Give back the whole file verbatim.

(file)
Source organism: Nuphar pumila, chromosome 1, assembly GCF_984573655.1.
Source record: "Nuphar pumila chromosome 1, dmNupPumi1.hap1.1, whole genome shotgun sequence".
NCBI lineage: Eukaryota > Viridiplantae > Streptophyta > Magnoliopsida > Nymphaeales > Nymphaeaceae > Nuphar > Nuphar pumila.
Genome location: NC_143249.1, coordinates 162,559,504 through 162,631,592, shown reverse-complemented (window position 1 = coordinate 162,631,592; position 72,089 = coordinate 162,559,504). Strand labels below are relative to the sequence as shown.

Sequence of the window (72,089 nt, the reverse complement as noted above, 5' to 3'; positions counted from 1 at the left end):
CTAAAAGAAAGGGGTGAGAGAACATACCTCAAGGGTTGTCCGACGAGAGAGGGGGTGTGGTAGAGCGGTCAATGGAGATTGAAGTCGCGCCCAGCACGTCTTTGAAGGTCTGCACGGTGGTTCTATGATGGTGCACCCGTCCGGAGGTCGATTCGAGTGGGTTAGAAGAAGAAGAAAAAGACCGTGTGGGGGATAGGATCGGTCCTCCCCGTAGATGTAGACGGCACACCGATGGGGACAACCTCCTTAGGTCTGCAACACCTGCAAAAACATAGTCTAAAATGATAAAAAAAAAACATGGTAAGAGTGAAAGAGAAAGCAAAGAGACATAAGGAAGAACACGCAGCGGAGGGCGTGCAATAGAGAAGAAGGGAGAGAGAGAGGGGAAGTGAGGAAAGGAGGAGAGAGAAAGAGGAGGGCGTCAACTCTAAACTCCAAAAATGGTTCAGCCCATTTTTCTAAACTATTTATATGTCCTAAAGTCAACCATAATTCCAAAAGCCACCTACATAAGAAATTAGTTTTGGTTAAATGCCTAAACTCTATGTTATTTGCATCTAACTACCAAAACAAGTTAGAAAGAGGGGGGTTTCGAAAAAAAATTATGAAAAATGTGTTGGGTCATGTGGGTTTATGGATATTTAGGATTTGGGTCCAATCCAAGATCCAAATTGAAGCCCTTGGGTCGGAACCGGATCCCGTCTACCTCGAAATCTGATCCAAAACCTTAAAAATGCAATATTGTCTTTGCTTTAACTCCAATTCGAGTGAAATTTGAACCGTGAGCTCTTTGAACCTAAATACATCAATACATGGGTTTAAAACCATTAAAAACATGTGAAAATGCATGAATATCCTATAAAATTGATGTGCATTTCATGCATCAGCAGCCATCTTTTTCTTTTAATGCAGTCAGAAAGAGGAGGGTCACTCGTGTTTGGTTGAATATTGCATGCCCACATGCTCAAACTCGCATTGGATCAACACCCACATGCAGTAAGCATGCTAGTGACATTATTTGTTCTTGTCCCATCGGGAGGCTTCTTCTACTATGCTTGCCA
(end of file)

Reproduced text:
Source organism: Nuphar pumila, chromosome 1, assembly GCF_984573655.1.
Source record: "Nuphar pumila chromosome 1, dmNupPumi1.hap1.1, whole genome shotgun sequence".
NCBI lineage: Eukaryota > Viridiplantae > Streptophyta > Magnoliopsida > Nymphaeales > Nymphaeaceae > Nuphar > Nuphar pumila.
Genome location: NC_143249.1, coordinates 162,559,504 through 162,631,592, shown reverse-complemented (window position 1 = coordinate 162,631,592; position 72,089 = coordinate 162,559,504). Strand labels below are relative to the sequence as shown.

Sequence of the window (72,089 nt, the reverse complement as noted above, 5' to 3'; positions counted from 1 at the left end):
CTAAAAGAAAGGGGTGAGAGAACATACCTCAAGGGTTGTCCGACGAGAGAGGGGGTGTGGTAGAGCGGTCAATGGAGATTGAAGTCGCGCCCAGCACGTCTTTGAAGGTCTGCACGGTGGTTCTATGATGGTGCACCCGTCCGGAGGTCGATTCGAGTGGGTTAGAAGAAGAAGAAAAAGACCGTGTGGGGGATAGGATCGGTCCTCCCCGTAGATGTAGACGGCACACCGATGGGGACAACCTCCTTAGGTCTGCAACACCTGCAAAAACATAGTCTAAAATGATAAAAAAAAAACATGGTAAGAGTGAAAGAGAAAGCAAAGAGACATAAGGAAGAACACGCAGCGGAGGGCGTGCAATAGAGAAGAAGGGAGAGAGAGAGGGGAAGTGAGGAAAGGAGGAGAGAGAAAGAGGAGGGCGTCAACTCTAAACTCCAAAAATGGTTCAGCCCATTTTTCTAAACTATTTATATGTCCTAAAGTCAACCATAATTCCAAAAGCCACCTACATAAGAAATTAGTTTTGGTTAAATGCCTAAACTCTATGTTATTTGCATCTAACTACCAAAACAAGTTAGAAAGAGGGGGGTTTCGAAAAAAAATTATGAAAAATGTGTTGGGTCATGTGGGTTTATGGATATTTAGGATTTGGGTCCAATCCAAGATCCAAATTGAAGCCCTTGGGTCGGAACCGGATCCCGTCTACCTCGAAATCTGATCCAAAACCTTAAAAATGCAATATTGTCTTTGCTTTAACTCCAATTCGAGTGAAATTTGAACCGTGAGCTCTTTGAACCTAAATACATCAATACATGGGTTTAAAACCATTAAAAACATGTGAAAATGCATGAATATCCTATAAAATTGATGTGCATTTCATGCATCAGCAGCCATCTTTTTCTTTTAATGCAGTCAGAAAGAGGAGGGTCACTCGTGTTTGGTTGAATATTGCATGCCCACATGCTCAAACTCGCATTGGATCAACACCCACATGCAGTAAGCATGCTAGTGACATTATTTGTTCTTGTCCCATCGGGAGGCTTCTTCTACTATGCTTGCCA